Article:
Thursday, July 10, 2014

What Makes a Page-Turner

The big revelation in storytelling ... pacing! How you pace your story can either absorb your readers or bore them. It's easier to define pacing when it comes to a screenplay. In a screenplay you have a short space to write either dialog or action. You also have to write these things in the average of 120 pages. The action cannot be bogged in minutia. You set the scene simply and quickly and move on. In books, you have a much wider berth. But if you want to keep the story moving and well paced then don't get bogged down in narrative or exposition. Yes, you do want to paint the scene with the right colors but you don't want to describe every last detail down to the color of the kitchen sink unless that is somehow important to the story.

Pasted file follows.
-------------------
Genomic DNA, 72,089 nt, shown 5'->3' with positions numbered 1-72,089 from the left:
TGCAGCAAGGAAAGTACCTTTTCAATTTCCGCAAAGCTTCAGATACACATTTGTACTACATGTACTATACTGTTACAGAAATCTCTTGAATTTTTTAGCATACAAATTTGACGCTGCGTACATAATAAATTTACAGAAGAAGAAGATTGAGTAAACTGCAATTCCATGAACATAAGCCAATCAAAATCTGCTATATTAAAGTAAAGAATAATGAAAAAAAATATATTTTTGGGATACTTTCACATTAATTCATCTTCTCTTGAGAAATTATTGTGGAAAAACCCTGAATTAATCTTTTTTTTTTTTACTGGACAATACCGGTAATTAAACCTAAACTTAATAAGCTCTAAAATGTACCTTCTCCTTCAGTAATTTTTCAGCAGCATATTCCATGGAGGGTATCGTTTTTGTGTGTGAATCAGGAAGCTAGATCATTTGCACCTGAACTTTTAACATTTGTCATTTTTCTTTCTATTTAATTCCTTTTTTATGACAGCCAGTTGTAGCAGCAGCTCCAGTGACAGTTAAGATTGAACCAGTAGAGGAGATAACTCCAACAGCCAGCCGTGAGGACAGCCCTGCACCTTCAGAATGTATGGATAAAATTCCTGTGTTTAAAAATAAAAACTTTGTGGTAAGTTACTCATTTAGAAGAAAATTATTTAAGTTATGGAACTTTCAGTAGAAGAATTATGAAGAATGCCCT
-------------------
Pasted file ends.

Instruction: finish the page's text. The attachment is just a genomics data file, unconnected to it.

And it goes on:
How can you pace your book?
  • Move the dialog along and don't have random discussions about things that don't belong in the story or reveal anything interesting about your characters that the audience needs to know.
  • Keep the scenes just that scenes. Paint the picture and then leave that canvas. You don't have to over-describe a scene. You want a balance of details to actions.
  • Keep it moving from one scene to the next scene. Don't let it got bogged down. 
  • Don't make every character's dialog a monologue. People don't talk in monologues.
If you're ready to publish your book, but want professional input on how to improve your book and make it better, please contact 3L Publishing (www.3LPublishing.com) about our book coaching services at 916-300-8012. 

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